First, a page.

Two of the kayakers had capsized and spent some time in the water before making it ashore. The Range Controllers took care of the two people in Ballykinler while the Coastguards from Newcastle picked up the third on Murlough beach and took her to the army camp to be reunited with her group.

"We retrieved the kayaks from the water and returned to station" said Niall McMurray.

"All three kayakers were well equipped with lifejackets, radios and mobile phones but unfortunately got caught out by the strength of a surging tide which swept them towards the bar mouth which was rough because of the south wind".

The RNLI would advise all kayakers to always carry a means of calling for help and have it stored in an easy to reach location in case of emergency. Also, consider taking a mobile phone with the SafeTrx app.

Published in RNLI Lifeboats
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Belfast Coastguard received multiple 999 calls reporting a group of kayakers in difficulty at lunch time yesterday.

The callers stated that they could see a group of twelve kayakers in difficulty off Portballintrae, Causeway Coast, Northern Ireland.

Belfast Coastguard called out the Coleraine Coastguard Rescue Team and requested the launch of the Portrush RNLI lifeboats.

On arrival the Coleraine Coastguard Rescue team kept the kayakers under observation and directed the Portrush RNLI inshore lifeboat to the Kayakers. It was quickly established some of the group had become exhausted and suffering from sea sickness. Eleven of the group where transferred onto the large all weather Portrush Lifeboat whilst the Inshore Lifeboat escorted the one remaining kayaker back to Portballintrae Harbour.

The Portrush Lifeboat then transferred the eleven rescued kayakers who were mainly teenagers to the safety of Portrush Harbour.

Luckily none of the group required any medical attention.

Portrush lifeboat station adds:

Weather conditions were blustery and there was quite a swell off the coast. There was a North West wind coupled with a strong ebb tide. The tide was flowing against the wind, making conditions for the kayakers extremely difficult to return to shore. The Inshore Lifeboat (ILB) was launched first but it became clear the All-weather Lifeboat (ALB) was going to be needed to assist with the recovery of the party.

The ILB recovered 3 kayakers and returned them to Portballintrae. The ALB recovered the rest of the party and took them to Portrush Harbour.

The kayakers are safe and well, apart from suffering chronic sea sickness

Robin Cardwell Lifeboat Operations Manager said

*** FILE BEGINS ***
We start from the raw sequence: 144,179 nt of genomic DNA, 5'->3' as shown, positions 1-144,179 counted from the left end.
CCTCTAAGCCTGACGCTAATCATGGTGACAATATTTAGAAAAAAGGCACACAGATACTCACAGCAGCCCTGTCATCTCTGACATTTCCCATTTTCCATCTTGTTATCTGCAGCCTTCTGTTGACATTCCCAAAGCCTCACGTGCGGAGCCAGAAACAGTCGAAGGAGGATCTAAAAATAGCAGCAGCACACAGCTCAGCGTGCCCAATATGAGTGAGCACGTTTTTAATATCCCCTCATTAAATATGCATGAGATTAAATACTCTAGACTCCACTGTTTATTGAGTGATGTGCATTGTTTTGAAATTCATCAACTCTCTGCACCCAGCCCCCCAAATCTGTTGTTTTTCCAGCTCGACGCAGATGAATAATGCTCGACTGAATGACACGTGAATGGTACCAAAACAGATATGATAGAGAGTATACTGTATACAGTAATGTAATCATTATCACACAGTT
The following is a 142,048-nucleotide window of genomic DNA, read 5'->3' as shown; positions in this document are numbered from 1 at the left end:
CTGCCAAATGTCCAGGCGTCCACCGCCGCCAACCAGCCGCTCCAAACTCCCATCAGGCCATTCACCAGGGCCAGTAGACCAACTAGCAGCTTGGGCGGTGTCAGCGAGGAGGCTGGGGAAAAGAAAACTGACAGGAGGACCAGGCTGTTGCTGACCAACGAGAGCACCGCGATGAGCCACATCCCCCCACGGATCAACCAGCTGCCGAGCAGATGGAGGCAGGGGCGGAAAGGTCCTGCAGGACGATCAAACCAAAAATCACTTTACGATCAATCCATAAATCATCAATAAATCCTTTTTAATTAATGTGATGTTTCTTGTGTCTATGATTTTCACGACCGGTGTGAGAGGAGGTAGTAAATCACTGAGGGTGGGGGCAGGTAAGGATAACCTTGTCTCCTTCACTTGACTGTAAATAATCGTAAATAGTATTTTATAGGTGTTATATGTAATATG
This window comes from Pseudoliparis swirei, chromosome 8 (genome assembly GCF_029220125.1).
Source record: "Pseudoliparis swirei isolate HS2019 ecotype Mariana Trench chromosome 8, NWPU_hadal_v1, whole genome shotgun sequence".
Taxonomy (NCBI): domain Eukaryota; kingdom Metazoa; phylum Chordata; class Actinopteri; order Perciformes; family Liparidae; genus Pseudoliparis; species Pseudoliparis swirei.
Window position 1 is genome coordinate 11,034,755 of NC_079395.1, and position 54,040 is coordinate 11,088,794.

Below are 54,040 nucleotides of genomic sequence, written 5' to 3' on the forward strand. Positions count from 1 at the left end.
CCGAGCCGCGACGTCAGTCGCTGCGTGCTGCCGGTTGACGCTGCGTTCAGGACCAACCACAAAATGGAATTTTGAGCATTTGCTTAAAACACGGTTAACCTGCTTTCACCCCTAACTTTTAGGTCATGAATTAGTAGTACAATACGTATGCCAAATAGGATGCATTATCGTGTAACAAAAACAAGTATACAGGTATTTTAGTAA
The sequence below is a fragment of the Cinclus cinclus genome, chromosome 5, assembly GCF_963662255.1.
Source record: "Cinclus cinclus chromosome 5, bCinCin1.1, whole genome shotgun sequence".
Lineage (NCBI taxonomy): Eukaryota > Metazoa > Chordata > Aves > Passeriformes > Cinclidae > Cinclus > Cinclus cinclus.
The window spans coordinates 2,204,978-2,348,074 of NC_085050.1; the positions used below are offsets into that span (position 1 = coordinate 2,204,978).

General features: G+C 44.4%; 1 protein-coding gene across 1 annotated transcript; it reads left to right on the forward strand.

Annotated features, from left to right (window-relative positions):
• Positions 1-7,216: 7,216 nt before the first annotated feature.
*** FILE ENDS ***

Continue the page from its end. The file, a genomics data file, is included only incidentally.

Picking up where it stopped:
'The fast response of the volunteer RNLI Lifeboat Crews from Portrush Station undoubtedly saved the lives of these kayakers. The sea and wind conditions made it virtually impossible for them to return to shore. Without the fast response of the crews at Portrush, this would have had a very different outcome'

Published in RNLI Lifeboats

About Dublin Port 

Dublin Port is Ireland’s largest and busiest port with approximately 17,000 vessel movements per year. As well as being the country’s largest port, Dublin Port has the highest rate of growth and, in the seven years to 2019, total cargo volumes grew by 36.1%.

The vision of Dublin Port Company is to have the required capacity to service the needs of its customers and the wider economy safely, efficiently and sustainably. Dublin Port will integrate with the City by enhancing the natural and built environments. The Port is being developed in line with Masterplan 2040.

Dublin Port Company is currently investing about €277 million on its Alexandra Basin Redevelopment (ABR), which is due to be complete by 2021. The redevelopment will improve the port's capacity for large ships by deepening and lengthening 3km of its 7km of berths. The ABR is part of a €1bn capital programme up to 2028, which will also include initial work on the Dublin Port’s MP2 Project - a major capital development project proposal for works within the existing port lands in the northeastern part of the port.

Dublin Port has also recently secured planning approval for the development of the next phase of its inland port near Dublin Airport. The latest stage of the inland port will include a site with the capacity to store more than 2,000 shipping containers and infrastructures such as an ESB substation, an office building and gantry crane.

Dublin Port Company recently submitted a planning application for a €320 million project that aims to provide significant additional capacity at the facility within the port in order to cope with increases in trade up to 2040. The scheme will see a new roll-on/roll-off jetty built to handle ferries of up to 240 metres in length, as well as the redevelopment of an oil berth into a deep-water container berth.

Dublin Port FAQ

Dublin was little more than a monastic settlement until the Norse invasion in the 8th and 9th centuries when they selected the Liffey Estuary as their point of entry to the country as it provided relatively easy access to the central plains of Ireland. Trading with England and Europe followed which required port facilities, so the development of Dublin Port is inextricably linked to the development of Dublin City, so it is fair to say the origins of the Port go back over one thousand years. As a result, the modern organisation Dublin Port has a long and remarkable history, dating back over 300 years from 1707.